We need to register a callback to render the square. This callback is required for using Glview and is called frequently to refresh the graphics to ensure the smooth rotation of the square.

Our display callback is render() and we register it using glview_initialize(). We also specify the use of OpenGL ES version 1.1:

glview_initialize(GLVIEW_API_OPENGLES_11, &render);

To draw the square, we initialize an array of vertices and an array of colors for the vertices at the beginning of main.c:

static const GLfloat vertices[] = {
    -0.25f, -0.25f,
     0.25f, -0.25f,
    -0.25f,  0.25f,
     0.25f,  0.25f
};

static const GLfloat colors[] = {
    1.0f, 0.0f, 1.0f, 1.0f,
    1.0f, 1.0f, 0.0f, 1.0f,
    0.0f, 1.0f, 1.0f, 1.0f,
    0.0f, 1.0f, 1.0f, 1.0f
};

We also define a variable angle, which denotes the rotation angle for the square:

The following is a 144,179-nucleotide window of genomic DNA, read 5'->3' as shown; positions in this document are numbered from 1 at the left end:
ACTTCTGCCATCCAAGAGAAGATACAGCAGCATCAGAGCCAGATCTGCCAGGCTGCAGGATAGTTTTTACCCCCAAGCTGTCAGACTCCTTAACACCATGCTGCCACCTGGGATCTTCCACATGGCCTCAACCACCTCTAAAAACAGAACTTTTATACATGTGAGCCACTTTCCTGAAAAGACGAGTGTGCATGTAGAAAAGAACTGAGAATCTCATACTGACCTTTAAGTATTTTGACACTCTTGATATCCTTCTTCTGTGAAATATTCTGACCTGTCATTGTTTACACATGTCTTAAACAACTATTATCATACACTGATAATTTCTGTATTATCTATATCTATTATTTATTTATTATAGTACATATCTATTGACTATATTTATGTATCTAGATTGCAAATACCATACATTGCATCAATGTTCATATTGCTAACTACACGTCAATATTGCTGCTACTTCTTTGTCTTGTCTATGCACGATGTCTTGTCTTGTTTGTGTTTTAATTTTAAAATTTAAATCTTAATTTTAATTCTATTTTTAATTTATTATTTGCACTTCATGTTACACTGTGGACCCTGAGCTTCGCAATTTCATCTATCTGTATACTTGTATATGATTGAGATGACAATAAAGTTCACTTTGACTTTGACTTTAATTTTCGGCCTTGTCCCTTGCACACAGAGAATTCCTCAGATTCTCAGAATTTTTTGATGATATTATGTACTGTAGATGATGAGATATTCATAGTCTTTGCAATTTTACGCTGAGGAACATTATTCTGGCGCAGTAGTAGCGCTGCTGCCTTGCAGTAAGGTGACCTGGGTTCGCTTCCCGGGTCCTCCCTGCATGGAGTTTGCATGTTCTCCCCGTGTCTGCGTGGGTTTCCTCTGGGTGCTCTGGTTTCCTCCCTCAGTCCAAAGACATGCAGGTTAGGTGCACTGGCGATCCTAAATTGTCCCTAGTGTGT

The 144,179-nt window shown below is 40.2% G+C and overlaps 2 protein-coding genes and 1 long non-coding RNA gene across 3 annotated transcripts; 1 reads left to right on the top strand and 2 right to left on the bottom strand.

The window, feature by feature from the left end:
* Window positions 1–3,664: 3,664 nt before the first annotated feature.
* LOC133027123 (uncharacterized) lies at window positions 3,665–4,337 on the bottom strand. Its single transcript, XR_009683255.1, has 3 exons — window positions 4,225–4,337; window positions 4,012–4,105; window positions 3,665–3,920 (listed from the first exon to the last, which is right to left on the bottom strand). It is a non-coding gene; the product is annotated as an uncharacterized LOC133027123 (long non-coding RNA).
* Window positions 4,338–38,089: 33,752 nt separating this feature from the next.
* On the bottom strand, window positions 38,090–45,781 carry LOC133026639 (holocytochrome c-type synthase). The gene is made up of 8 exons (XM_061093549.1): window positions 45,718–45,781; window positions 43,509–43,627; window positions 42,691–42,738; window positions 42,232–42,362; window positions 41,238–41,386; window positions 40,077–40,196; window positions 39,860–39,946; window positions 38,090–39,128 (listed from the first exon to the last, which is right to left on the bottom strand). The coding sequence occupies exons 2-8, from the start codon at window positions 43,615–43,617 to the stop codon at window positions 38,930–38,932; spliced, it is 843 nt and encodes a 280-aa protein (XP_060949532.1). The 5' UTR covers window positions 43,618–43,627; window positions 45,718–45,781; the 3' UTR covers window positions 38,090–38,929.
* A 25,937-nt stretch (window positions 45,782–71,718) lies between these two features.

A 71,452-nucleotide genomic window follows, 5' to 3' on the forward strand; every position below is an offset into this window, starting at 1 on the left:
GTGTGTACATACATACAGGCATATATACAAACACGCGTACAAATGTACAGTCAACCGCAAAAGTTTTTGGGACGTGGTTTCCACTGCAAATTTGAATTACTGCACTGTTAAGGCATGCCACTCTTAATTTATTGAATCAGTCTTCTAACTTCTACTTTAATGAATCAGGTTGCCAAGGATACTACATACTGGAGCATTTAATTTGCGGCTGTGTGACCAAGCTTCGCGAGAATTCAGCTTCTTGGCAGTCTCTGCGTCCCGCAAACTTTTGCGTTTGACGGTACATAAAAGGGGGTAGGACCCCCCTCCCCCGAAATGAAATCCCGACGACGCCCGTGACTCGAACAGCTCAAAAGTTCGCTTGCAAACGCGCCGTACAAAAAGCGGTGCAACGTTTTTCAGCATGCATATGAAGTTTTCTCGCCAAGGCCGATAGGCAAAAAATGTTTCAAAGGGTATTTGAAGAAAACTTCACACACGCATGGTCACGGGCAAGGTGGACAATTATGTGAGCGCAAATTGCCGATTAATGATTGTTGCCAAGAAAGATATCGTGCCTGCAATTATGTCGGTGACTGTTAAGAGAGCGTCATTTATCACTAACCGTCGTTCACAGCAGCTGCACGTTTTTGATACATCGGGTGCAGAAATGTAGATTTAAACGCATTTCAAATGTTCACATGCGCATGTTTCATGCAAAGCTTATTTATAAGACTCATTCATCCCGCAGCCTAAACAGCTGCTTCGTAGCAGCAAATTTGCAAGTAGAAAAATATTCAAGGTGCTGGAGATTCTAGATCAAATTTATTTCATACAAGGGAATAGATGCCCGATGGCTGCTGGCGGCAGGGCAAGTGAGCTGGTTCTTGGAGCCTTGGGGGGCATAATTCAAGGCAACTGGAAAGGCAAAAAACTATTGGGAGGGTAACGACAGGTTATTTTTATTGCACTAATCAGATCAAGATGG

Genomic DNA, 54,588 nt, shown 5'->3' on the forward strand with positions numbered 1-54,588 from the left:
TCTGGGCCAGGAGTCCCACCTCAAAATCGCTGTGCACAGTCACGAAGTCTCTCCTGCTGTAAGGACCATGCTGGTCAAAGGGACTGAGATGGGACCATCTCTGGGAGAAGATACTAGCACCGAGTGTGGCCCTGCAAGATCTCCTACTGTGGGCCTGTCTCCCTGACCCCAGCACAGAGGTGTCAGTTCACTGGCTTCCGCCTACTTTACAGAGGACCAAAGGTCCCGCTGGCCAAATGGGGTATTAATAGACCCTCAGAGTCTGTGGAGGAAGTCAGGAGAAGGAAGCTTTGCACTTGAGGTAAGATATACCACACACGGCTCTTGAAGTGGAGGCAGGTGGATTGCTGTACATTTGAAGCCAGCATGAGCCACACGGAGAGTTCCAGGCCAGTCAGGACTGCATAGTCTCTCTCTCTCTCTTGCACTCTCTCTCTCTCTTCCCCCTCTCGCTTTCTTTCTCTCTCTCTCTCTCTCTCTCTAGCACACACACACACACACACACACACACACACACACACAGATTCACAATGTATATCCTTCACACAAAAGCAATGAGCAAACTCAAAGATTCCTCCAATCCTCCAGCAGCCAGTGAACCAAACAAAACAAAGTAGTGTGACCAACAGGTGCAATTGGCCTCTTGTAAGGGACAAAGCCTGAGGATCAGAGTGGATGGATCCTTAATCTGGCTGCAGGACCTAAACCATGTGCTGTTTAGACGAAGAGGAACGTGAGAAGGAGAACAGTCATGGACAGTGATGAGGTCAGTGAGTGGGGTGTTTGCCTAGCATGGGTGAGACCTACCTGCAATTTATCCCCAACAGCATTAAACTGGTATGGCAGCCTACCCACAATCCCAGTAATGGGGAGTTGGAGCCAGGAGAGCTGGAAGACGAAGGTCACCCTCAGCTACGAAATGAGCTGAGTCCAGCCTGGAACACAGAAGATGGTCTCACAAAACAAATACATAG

static float angle = 0.0;

Our callback must first call glClear() to clear the color buffer:

glClear(GL_COLOR_BUFFER_BIT);

Then it enables the GL_VERTEX_ARRAY state and provides an array of vertices that describe our simple square:

glEnableClientState(GL_VERTEX_ARRAY);
glVertexPointer(2, GL_FLOAT, 0, vertices);

Similarly, it enables the GL_COLOR_ARRAY state and provides an array that defines the color of each of our vertices:

glEnableClientState(GL_COLOR_ARRAY);
glColorPointer(4, GL_FLOAT, 0, colors);

Next, it adds a rotation for the vertical axis and then renders the square. The rotation angle is initialized to 0 so that when the square is rendered initially, it doesn't rotate. In the event callback code, the value of angle changes according to the keyboard input we receive.

glRotatef(angle, 0.0f, 1.0f, 0.0f);
glDrawArrays(GL_TRIANGLE_STRIP, 0 , 4);

Finally, we disable all client states used by the current rendering logic as it's generally a good practice to do so. This simple step can save you a lot of time in front of the debugger as EGL code is typically difficult to debug.

glDisableClientState(GL_VERTEX_ARRAY);
glDisableClientState(GL_COLOR_ARRAY);